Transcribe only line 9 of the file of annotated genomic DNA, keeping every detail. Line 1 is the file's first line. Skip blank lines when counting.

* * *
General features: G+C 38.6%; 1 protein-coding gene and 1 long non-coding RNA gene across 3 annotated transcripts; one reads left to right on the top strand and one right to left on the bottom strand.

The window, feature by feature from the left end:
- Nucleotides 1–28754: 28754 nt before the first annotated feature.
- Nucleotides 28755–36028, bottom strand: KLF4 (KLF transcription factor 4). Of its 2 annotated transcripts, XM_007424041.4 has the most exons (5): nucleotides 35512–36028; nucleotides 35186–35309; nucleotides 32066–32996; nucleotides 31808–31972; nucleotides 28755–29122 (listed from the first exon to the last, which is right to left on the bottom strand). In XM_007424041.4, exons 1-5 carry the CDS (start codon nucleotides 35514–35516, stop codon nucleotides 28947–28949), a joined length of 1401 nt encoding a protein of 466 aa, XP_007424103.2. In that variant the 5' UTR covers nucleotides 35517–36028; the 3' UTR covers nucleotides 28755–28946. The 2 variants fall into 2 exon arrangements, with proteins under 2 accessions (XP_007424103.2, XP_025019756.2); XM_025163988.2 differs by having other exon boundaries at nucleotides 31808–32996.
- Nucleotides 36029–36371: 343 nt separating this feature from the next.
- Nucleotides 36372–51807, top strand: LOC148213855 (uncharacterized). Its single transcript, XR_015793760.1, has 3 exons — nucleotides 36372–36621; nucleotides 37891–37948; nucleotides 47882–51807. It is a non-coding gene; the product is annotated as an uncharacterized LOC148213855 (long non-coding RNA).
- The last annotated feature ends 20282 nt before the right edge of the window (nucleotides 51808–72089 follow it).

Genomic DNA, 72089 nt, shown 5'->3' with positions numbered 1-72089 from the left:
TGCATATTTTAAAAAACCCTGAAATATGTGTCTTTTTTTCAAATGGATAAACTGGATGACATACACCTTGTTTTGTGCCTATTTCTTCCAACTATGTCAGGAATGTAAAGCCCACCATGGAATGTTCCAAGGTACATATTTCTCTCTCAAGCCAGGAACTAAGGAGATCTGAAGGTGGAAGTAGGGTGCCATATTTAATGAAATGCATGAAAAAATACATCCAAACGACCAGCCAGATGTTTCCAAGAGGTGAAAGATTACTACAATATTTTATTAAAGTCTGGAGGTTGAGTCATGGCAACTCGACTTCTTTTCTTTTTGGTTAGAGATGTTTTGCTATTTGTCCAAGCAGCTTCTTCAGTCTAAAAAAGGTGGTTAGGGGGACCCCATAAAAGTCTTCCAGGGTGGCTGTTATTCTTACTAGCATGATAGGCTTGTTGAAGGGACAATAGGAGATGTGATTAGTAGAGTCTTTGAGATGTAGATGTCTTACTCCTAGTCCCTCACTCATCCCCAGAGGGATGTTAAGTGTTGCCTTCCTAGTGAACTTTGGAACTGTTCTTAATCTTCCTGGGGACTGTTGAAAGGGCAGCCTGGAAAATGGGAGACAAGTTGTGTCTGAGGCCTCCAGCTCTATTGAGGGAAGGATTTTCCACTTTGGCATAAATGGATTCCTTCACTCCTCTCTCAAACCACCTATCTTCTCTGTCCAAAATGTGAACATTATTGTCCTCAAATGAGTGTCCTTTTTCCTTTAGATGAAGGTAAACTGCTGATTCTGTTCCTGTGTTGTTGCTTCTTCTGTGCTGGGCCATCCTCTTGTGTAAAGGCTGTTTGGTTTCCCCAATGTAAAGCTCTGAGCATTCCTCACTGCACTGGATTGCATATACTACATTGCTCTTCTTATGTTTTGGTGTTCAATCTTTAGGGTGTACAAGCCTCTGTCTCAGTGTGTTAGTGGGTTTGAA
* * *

TGCATATTTTAAAAAACCCTGAAATATGTGTCTTTTTTTCAAATGGATAAACTGGATGACATACACCTTGTTTTGTGCCTATTTCTTCCAACTATGTCAGGAATGTAAAGCCCACCATGGAATGTTCCAAGGTACATATTTCTCTCTCAAGCCAGGAACTAAGGAGATCTGAAGGTGGAAGTAGGGTGCCATATTTAATGAAATGCATGAAAAAATACATCCAAACGACCAGCCAGATGTTTCCAAGAGGTGAAAGATTACTACAATATTTTATTAAAGTCTGGAGGTTGAGTCATGGCAACTCGACTTCTTTTCTTTTTGGTTAGAGATGTTTTGCTATTTGTCCAAGCAGCTTCTTCAGTCTAAAAAAGGTGGTTAGGGGGACCCCATAAAAGTCTTCCAGGGTGGCTGTTATTCTTACTAGCATGATAGGCTTGTTGAAGGGACAATAGGAGATGTGATTAGTAGAGTCTTTGAGATGTAGATGTCTTACTCCTAGTCCCTCACTCATCCCCAGAGGGATGTTAAGTGTTGCCTTCCTAGTGAACTTTGGAACTGTTCTTAATCTTCCTGGGGACTGTTGAAAGGGCAGCCTGGAAAATGGGAGACAAGTTGTGTCTGAGGCCTCCAGCTCTATTGAGGGAAGGATTTTCCACTTTGGCATAAATGGATTCCTTCACTCCTCTCTCAAACCACCTATCTTCTCTGTCCAAAATGTGAACATTATTGTCCTCAAATGAGTGTCCTTTTTCCTTTAGATGAAGGTAAACTGCTGATTCTGTTCCTGTGTTGTTGCTTCTTCTGTGCTGGGCCATCCTCTTGTGTAAAGGCTGTTTGGTTTCCCCAATGTAAAGCTCTGAGCATTCCTCACTGCACTGGATTGCATATACTACATTGCTCTTCTTATGTTTTGGTGTTCAATCTTTAGGGTGTACAAGCCTCTGTCTCAGTGTGTTAGTGGGTTTGAA